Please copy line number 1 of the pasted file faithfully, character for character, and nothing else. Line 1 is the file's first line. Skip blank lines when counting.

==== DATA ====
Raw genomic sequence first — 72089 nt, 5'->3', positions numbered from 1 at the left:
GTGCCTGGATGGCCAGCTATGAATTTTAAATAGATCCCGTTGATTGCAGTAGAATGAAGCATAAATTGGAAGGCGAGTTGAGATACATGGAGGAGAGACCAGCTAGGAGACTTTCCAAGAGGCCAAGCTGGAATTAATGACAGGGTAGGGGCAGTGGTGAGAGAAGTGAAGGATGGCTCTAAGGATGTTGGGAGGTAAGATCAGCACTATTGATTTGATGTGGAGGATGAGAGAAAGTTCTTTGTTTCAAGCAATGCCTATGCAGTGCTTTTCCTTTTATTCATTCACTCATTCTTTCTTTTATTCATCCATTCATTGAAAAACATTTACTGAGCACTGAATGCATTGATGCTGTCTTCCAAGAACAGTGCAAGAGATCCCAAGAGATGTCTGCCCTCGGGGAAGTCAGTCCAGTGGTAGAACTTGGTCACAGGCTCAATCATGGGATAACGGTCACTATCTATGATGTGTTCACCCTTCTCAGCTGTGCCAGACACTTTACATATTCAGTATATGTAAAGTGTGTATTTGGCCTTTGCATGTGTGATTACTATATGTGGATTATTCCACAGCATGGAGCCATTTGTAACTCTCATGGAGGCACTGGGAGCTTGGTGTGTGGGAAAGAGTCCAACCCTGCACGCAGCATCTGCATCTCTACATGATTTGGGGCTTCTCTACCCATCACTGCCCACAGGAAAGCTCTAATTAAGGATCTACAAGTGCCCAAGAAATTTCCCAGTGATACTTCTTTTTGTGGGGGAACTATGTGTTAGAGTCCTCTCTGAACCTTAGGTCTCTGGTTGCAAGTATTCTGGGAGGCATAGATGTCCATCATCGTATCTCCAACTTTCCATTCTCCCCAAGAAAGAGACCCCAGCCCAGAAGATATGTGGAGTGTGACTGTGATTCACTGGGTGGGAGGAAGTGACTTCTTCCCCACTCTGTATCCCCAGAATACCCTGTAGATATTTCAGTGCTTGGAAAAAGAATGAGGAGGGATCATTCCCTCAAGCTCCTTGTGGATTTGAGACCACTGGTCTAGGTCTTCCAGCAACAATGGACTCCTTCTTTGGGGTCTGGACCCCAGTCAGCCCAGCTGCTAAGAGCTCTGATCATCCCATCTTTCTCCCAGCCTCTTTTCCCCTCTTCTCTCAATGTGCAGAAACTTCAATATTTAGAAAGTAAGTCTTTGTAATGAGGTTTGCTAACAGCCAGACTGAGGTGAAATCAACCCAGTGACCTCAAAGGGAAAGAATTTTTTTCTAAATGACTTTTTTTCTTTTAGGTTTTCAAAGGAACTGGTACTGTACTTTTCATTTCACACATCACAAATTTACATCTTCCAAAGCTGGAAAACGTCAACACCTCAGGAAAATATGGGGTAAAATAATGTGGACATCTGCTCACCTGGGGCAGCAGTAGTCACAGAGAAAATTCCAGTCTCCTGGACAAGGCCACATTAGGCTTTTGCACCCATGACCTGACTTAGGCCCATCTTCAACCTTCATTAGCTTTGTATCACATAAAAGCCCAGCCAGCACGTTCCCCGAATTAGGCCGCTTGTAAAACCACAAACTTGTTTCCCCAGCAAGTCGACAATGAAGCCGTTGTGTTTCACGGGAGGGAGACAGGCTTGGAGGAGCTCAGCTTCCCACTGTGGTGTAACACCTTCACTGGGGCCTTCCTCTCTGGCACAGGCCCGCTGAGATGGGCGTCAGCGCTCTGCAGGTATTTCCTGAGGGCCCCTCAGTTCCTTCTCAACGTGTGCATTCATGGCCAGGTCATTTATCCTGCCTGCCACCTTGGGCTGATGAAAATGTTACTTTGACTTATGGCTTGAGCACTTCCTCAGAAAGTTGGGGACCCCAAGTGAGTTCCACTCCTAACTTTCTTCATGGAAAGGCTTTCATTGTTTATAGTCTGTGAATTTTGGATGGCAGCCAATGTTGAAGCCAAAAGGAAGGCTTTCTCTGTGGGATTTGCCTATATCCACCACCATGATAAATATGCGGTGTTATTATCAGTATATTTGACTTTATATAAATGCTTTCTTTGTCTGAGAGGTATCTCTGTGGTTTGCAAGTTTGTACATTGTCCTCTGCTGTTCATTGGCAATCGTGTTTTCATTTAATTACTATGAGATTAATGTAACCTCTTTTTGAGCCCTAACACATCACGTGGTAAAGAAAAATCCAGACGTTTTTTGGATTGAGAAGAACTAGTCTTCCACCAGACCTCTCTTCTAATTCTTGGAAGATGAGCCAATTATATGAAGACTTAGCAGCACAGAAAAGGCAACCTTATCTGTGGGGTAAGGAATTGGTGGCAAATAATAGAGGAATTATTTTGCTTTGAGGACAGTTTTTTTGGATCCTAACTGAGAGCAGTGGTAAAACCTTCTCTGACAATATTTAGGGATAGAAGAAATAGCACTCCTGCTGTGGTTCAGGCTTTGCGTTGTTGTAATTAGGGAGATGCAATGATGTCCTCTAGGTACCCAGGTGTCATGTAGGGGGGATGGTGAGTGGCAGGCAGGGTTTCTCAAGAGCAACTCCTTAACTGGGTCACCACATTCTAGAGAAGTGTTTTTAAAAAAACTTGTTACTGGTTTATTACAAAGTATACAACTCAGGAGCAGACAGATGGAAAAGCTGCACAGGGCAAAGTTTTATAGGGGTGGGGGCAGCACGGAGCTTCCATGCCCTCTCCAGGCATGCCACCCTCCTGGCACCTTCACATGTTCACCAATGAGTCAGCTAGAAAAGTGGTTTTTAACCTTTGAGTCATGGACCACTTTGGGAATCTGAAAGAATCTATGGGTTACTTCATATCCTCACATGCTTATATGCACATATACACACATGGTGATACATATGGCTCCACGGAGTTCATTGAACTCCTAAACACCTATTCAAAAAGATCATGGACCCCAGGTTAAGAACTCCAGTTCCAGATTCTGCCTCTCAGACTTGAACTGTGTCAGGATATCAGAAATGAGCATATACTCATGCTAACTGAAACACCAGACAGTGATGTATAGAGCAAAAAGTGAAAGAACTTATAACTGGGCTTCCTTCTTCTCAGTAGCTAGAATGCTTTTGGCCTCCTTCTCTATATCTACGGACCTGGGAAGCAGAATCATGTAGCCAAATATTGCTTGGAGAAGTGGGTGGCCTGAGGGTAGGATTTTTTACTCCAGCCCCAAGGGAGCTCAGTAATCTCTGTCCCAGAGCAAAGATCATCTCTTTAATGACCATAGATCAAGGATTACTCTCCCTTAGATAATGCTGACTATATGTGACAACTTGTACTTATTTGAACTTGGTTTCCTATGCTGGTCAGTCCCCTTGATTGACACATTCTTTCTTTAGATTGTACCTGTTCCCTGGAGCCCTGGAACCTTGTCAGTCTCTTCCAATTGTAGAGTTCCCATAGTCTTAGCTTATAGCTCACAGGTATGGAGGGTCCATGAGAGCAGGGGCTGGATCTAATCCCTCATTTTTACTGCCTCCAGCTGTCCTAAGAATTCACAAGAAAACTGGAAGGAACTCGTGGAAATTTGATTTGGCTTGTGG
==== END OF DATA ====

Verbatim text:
Raw genomic sequence first — 72089 nt, 5'->3', positions numbered from 1 at the left: